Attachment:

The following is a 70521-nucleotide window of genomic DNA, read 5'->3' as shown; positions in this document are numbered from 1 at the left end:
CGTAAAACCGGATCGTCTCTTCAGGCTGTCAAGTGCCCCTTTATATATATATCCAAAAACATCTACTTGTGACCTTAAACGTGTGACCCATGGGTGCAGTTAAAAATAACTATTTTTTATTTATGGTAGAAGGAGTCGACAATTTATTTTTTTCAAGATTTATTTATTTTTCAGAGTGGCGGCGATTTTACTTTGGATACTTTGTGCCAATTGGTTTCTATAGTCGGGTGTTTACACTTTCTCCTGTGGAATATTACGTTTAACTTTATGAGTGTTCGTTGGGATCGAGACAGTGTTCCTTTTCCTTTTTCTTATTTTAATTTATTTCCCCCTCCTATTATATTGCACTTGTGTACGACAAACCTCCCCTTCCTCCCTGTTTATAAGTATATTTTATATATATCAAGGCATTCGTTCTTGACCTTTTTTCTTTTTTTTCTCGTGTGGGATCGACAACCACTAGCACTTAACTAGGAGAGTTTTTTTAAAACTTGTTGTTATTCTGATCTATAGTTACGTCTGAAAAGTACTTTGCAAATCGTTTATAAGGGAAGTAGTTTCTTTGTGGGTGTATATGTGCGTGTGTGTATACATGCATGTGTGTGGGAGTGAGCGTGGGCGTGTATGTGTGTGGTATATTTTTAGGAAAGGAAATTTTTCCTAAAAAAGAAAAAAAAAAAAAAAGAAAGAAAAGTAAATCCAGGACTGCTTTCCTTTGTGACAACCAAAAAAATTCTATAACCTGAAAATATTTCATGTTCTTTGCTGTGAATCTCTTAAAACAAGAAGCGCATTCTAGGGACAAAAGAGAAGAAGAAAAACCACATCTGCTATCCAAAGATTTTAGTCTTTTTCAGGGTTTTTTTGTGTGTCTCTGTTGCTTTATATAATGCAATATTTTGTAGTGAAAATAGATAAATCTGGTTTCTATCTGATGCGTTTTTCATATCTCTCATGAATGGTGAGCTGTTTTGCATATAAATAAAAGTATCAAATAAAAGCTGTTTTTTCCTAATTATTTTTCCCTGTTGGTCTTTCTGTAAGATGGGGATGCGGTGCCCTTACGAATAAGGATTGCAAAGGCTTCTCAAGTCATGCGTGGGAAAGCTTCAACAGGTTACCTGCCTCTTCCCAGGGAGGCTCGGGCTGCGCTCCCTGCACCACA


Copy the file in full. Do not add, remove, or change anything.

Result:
The following is a 70521-nucleotide window of genomic DNA, read 5'->3' as shown; positions in this document are numbered from 1 at the left end:
CGTAAAACCGGATCGTCTCTTCAGGCTGTCAAGTGCCCCTTTATATATATATCCAAAAACATCTACTTGTGACCTTAAACGTGTGACCCATGGGTGCAGTTAAAAATAACTATTTTTTATTTATGGTAGAAGGAGTCGACAATTTATTTTTTTCAAGATTTATTTATTTTTCAGAGTGGCGGCGATTTTACTTTGGATACTTTGTGCCAATTGGTTTCTATAGTCGGGTGTTTACACTTTCTCCTGTGGAATATTACGTTTAACTTTATGAGTGTTCGTTGGGATCGAGACAGTGTTCCTTTTCCTTTTTCTTATTTTAATTTATTTCCCCCTCCTATTATATTGCACTTGTGTACGACAAACCTCCCCTTCCTCCCTGTTTATAAGTATATTTTATATATATCAAGGCATTCGTTCTTGACCTTTTTTCTTTTTTTTCTCGTGTGGGATCGACAACCACTAGCACTTAACTAGGAGAGTTTTTTTAAAACTTGTTGTTATTCTGATCTATAGTTACGTCTGAAAAGTACTTTGCAAATCGTTTATAAGGGAAGTAGTTTCTTTGTGGGTGTATATGTGCGTGTGTGTATACATGCATGTGTGTGGGAGTGAGCGTGGGCGTGTATGTGTGTGGTATATTTTTAGGAAAGGAAATTTTTCCTAAAAAAGAAAAAAAAAAAAAAAGAAAGAAAAGTAAATCCAGGACTGCTTTCCTTTGTGACAACCAAAAAAATTCTATAACCTGAAAATATTTCATGTTCTTTGCTGTGAATCTCTTAAAACAAGAAGCGCATTCTAGGGACAAAAGAGAAGAAGAAAAACCACATCTGCTATCCAAAGATTTTAGTCTTTTTCAGGGTTTTTTTGTGTGTCTCTGTTGCTTTATATAATGCAATATTTTGTAGTGAAAATAGATAAATCTGGTTTCTATCTGATGCGTTTTTCATATCTCTCATGAATGGTGAGCTGTTTTGCATATAAATAAAAGTATCAAATAAAAGCTGTTTTTTCCTAATTATTTTTCCCTGTTGGTCTTTCTGTAAGATGGGGATGCGGTGCCCTTACGAATAAGGATTGCAAAGGCTTCTCAAGTCATGCGTGGGAAAGCTTCAACAGGTTACCTGCCTCTTCCCAGGGAGGCTCGGGCTGCGCTCCCTGCACCACA